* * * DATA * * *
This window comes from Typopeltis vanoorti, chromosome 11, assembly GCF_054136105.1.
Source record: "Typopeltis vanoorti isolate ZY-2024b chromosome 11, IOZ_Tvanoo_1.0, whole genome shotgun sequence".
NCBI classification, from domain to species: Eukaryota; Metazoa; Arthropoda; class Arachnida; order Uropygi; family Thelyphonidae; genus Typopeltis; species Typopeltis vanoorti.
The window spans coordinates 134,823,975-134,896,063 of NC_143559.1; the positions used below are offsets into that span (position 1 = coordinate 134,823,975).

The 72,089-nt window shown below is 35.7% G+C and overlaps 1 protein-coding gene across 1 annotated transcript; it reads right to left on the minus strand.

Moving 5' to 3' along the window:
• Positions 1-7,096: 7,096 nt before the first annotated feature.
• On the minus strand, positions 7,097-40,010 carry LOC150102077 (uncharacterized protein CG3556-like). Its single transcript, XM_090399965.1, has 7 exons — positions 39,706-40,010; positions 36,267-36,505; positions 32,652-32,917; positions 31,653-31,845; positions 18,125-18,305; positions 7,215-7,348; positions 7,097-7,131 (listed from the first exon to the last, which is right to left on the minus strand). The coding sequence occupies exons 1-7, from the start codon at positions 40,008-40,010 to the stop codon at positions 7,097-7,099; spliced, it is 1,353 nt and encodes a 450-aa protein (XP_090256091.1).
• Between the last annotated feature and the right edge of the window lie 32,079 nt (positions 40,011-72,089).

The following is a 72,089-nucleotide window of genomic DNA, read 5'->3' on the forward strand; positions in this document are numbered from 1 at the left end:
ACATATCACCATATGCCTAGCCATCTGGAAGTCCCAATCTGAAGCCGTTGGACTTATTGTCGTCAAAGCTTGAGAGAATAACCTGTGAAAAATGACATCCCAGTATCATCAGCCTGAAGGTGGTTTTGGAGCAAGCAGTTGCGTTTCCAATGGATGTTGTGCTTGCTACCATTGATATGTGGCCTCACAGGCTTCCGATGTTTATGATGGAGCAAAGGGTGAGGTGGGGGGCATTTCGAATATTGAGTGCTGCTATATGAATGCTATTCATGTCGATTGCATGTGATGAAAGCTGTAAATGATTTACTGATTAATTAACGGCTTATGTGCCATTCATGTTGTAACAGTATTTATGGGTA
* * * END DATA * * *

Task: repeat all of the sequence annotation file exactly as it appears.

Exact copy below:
This window comes from Typopeltis vanoorti, chromosome 11, assembly GCF_054136105.1.
Source record: "Typopeltis vanoorti isolate ZY-2024b chromosome 11, IOZ_Tvanoo_1.0, whole genome shotgun sequence".
NCBI classification, from domain to species: Eukaryota; Metazoa; Arthropoda; class Arachnida; order Uropygi; family Thelyphonidae; genus Typopeltis; species Typopeltis vanoorti.
The window spans coordinates 134,823,975-134,896,063 of NC_143559.1; the positions used below are offsets into that span (position 1 = coordinate 134,823,975).

The 72,089-nt window shown below is 35.7% G+C and overlaps 1 protein-coding gene across 1 annotated transcript; it reads right to left on the minus strand.

Moving 5' to 3' along the window:
• Positions 1-7,096: 7,096 nt before the first annotated feature.
• On the minus strand, positions 7,097-40,010 carry LOC150102077 (uncharacterized protein CG3556-like). Its single transcript, XM_090399965.1, has 7 exons — positions 39,706-40,010; positions 36,267-36,505; positions 32,652-32,917; positions 31,653-31,845; positions 18,125-18,305; positions 7,215-7,348; positions 7,097-7,131 (listed from the first exon to the last, which is right to left on the minus strand). The coding sequence occupies exons 1-7, from the start codon at positions 40,008-40,010 to the stop codon at positions 7,097-7,099; spliced, it is 1,353 nt and encodes a 450-aa protein (XP_090256091.1).
• Between the last annotated feature and the right edge of the window lie 32,079 nt (positions 40,011-72,089).

The following is a 72,089-nucleotide window of genomic DNA, read 5'->3' on the forward strand; positions in this document are numbered from 1 at the left end:
ACATATCACCATATGCCTAGCCATCTGGAAGTCCCAATCTGAAGCCGTTGGACTTATTGTCGTCAAAGCTTGAGAGAATAACCTGTGAAAAATGACATCCCAGTATCATCAGCCTGAAGGTGGTTTTGGAGCAAGCAGTTGCGTTTCCAATGGATGTTGTGCTTGCTACCATTGATATGTGGCCTCACAGGCTTCCGATGTTTATGATGGAGCAAAGGGTGAGGTGGGGGGCATTTCGAATATTGAGTGCTGCTATATGAATGCTATTCATGTCGATTGCATGTGATGAAAGCTGTAAATGATTTACTGATTAATTAACGGCTTATGTGCCATTCATGTTGTAACAGTATTTATGGGTA